Have you ever struggled to make a clear and compelling statement that closes the gap between what you do to advance your field and the work of its practitioners? That chasm yawns wide for many organizations that are involved in research, policy-making, advocacy, training, or career development in any number of fields.
Recently a CEO of a national association that serves the music field approached me with a challenge. He felt most people were motivated to support making music and did not value the products and services the association provided. What could they do to engage prospects and increase the value of the company’s work advancing the field?
A little context for prospect engagement.
The starting point, the secret sauce, the glue that holds the universe together, is Engagement. A wonderful word encountered all the time, yet its very frequency of invocation has diluted its understanding.
For our purposes let’s agree that prospect engagement is not
- people performing acts an organization needs them to do
- people advocating for, fundraising on behalf of, attending events, or investing in an organization.
Those are lovely by-products of prospect engagement, but here in this exposé of thought processes, we’re using the definition of Engagement as a conversational relationship wherein both parties give and take.
About the Author
Heidi Hancock is a highly astute organization builder with 20+ years designing and implementing successful growth initiatives. She’s raised more than $70 million and designed programs to grow organizations from startups to $600 million enterprises. Heidi’s work in international markets has empowered people in more than 32 countries to launch new programs, engage across cultures, and reshape their communities.
Since philanthropy, in all its glorious forms, is a voluntary activity, the first challenge is how to interest people in having that conversation. Are they intrigued by the value of your work so that they want to enter into an exchange? Once you overcome that hurdle, prospecting, cultivating, soliciting, and stewarding are part of the ongoing conversation.
Start by discovering your Unique Value Proposition(s).
There are two things that stand out when it comes to building prospect engagement and motivating people to support an organization:
1) Those closest to the organization are unfamiliar with its true Unique Value Propositions(s)
2) Your supporters, customers, clients, donors, will not only tell you exactly what those value propositions are, but they will also tell you what motivates them, even down to the specific language that they find most compelling and to which they will respond.
So how do you go about philanthropically engaging people with your Unique Value Proposition(s)? How do you motivate them to support your organization (which is clearly NOT in the business of making the thing that brings your members together)? Through conversations.
Here’s the tactical recipe I use.
- Start with things you think are intriguing
- Have exploratory conversations ranging from formal interviews to water cooler catch-ups where you ask questions about others’ perceptions, appreciations, evaluations, and experiences. I will often work in concentric circles, starting with those closest to the organization and move outward. I also employ a range of tactics from guerilla communications to structured surveys and focus groups. Using this process, expand your list of things that are intriguing, resonant, and motivating based on data from others.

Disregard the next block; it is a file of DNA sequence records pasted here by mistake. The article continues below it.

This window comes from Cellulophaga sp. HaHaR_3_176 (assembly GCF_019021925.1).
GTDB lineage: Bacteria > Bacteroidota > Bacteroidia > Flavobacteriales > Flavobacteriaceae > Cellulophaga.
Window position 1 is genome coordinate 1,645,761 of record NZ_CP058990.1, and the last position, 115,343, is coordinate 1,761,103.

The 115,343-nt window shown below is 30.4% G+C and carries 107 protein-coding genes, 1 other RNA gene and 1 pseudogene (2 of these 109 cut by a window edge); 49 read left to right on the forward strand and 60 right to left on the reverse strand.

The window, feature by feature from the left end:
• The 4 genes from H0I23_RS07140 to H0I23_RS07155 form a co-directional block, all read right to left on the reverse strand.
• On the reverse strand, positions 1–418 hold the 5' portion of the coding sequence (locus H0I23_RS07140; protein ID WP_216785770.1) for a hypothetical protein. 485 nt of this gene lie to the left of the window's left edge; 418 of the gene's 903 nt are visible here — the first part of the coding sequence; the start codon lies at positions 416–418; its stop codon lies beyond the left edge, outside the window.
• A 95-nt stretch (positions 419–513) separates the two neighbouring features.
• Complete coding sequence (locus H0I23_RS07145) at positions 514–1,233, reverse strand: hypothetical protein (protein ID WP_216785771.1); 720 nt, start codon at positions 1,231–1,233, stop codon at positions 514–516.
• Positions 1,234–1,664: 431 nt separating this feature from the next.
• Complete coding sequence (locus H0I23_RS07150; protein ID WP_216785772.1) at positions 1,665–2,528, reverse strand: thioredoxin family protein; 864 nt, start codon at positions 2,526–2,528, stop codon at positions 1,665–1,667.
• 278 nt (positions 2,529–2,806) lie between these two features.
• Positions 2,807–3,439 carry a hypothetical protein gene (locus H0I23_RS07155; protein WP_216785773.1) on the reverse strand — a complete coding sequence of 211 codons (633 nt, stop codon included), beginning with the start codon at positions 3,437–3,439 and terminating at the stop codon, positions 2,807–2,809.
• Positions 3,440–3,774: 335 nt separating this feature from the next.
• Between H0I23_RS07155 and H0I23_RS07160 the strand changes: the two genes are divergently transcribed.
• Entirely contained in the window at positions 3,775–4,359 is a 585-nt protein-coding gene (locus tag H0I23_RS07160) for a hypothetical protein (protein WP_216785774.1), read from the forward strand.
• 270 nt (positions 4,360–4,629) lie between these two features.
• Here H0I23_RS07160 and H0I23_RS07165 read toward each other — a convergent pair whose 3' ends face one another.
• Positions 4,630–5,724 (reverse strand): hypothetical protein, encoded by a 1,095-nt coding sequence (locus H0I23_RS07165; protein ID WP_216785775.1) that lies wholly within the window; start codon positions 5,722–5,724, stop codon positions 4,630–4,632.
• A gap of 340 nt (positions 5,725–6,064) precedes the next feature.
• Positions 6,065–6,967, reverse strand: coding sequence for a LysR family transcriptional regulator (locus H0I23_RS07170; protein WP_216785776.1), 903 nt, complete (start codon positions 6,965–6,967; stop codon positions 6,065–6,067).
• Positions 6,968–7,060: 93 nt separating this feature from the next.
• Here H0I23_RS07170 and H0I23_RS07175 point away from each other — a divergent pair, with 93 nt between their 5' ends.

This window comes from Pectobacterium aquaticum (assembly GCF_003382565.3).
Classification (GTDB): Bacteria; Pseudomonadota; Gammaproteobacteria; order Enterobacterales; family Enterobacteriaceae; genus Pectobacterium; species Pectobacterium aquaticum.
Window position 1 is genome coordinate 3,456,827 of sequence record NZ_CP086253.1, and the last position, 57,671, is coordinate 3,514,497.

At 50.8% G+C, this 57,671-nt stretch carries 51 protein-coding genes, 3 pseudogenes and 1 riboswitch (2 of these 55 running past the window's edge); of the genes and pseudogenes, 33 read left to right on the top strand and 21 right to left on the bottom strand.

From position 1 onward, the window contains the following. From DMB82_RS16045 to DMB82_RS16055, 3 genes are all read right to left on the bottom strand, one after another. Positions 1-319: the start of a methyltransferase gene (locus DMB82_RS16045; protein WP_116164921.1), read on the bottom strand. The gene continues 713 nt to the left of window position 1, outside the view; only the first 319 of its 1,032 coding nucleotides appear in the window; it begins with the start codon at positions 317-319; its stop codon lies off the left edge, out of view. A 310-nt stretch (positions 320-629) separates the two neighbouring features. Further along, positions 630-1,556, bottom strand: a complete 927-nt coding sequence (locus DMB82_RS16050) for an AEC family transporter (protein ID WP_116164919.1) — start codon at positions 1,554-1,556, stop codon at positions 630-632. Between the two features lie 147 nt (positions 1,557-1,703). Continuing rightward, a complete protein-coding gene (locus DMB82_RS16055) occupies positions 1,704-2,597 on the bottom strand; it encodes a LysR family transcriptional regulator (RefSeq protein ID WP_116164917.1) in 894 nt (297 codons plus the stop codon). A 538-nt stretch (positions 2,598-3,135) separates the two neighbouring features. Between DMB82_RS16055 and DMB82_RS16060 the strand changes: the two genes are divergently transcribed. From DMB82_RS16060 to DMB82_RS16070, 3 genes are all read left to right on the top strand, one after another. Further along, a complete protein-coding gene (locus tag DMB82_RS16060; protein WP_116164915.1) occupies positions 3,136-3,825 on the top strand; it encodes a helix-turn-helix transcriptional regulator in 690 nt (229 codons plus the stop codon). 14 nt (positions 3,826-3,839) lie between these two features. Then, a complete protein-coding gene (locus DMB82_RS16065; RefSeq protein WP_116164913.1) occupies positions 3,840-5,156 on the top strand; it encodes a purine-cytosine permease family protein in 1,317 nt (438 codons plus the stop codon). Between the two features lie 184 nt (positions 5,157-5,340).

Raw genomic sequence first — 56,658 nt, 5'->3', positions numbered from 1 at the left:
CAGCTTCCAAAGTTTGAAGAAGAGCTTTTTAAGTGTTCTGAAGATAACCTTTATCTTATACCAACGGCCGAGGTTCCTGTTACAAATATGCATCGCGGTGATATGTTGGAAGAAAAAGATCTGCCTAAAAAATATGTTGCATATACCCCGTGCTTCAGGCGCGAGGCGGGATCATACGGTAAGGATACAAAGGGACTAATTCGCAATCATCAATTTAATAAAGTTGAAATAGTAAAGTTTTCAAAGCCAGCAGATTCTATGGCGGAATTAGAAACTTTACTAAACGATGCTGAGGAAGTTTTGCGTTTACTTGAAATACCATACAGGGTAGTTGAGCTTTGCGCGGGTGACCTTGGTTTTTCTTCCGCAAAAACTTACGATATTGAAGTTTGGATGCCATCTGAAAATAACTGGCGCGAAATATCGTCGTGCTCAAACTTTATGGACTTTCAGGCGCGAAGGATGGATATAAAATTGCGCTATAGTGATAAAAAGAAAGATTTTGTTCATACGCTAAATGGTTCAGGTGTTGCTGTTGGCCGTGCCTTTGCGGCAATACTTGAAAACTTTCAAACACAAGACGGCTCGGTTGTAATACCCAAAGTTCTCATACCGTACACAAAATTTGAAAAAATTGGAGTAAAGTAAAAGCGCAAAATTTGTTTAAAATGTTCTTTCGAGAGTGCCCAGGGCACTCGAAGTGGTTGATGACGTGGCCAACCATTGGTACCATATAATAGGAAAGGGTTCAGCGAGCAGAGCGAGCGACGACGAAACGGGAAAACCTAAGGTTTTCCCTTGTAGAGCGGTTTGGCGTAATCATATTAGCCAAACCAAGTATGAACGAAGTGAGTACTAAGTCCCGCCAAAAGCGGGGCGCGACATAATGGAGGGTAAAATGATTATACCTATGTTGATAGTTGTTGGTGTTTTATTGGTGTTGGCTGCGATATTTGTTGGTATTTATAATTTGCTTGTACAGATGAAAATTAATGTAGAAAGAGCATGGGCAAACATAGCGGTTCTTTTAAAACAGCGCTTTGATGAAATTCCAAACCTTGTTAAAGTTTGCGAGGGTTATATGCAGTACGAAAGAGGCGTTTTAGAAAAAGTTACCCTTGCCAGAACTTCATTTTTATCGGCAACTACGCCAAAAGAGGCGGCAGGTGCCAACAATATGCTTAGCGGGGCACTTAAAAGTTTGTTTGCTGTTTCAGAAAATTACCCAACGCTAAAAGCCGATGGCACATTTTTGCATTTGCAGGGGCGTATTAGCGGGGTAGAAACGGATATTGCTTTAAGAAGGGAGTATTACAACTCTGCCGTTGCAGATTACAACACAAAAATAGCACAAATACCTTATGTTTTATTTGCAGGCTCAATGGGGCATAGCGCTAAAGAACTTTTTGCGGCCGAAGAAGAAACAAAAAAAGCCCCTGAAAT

- Incorporate the new information, prioritize, and re-phrase it into all the communications. Since Engagement is conversational across an entire organization, be sure to keep your staff apprised of the information that is coming back and how they can use that in their own daily interactions. Share the new ideas and suggestions that turn up for internal evaluation and response.
- Next, confirm understanding, test reception, and check for traction. Once you select the motivating value propositions you developed with community input, it’s time to refine them. Some of the tactics I use include sharing drafts with a select few prospects, running a promotion, or asking for a specific response. Keep in mind that the refinement of the UVPs is both an internal and external process.
- Rinse/Repeat – Since this is not a “do it once and you’re done” process, this is your go-to approach when a new program, new initiative, new campaign, new strategic direction is under consideration. Your prospects are now telling you directly what they want, what they appreciate, and what your organization’s value is to them. This feedback loop is invaluable because new options that are worth exploring and developing are regularly brought forward.
You are advancing a dynamic organization, not one that is static! It is constantly evolving – developing new programs, adapting to the changing environment, and maintaining relevancy to its member base. A regularly renewing, cyclical process of prospect engagement based in your organization’s continually developing Unique Value Propositions, will create and strengthen a responsive, interactive, community-service organization of lasting worth.
My inquisitive CEO took back the ongoing process for prospect engagement to his association. Staff, members and supporters used that prospect engagement process to continually involve supporters in the work that is special and unique to the organization. Once they got rolling, my curious CEO had a new challenge…
Coming up next
The CEO asks for the secret ingredients for building a robust, national base of supporters from a single headquarters location.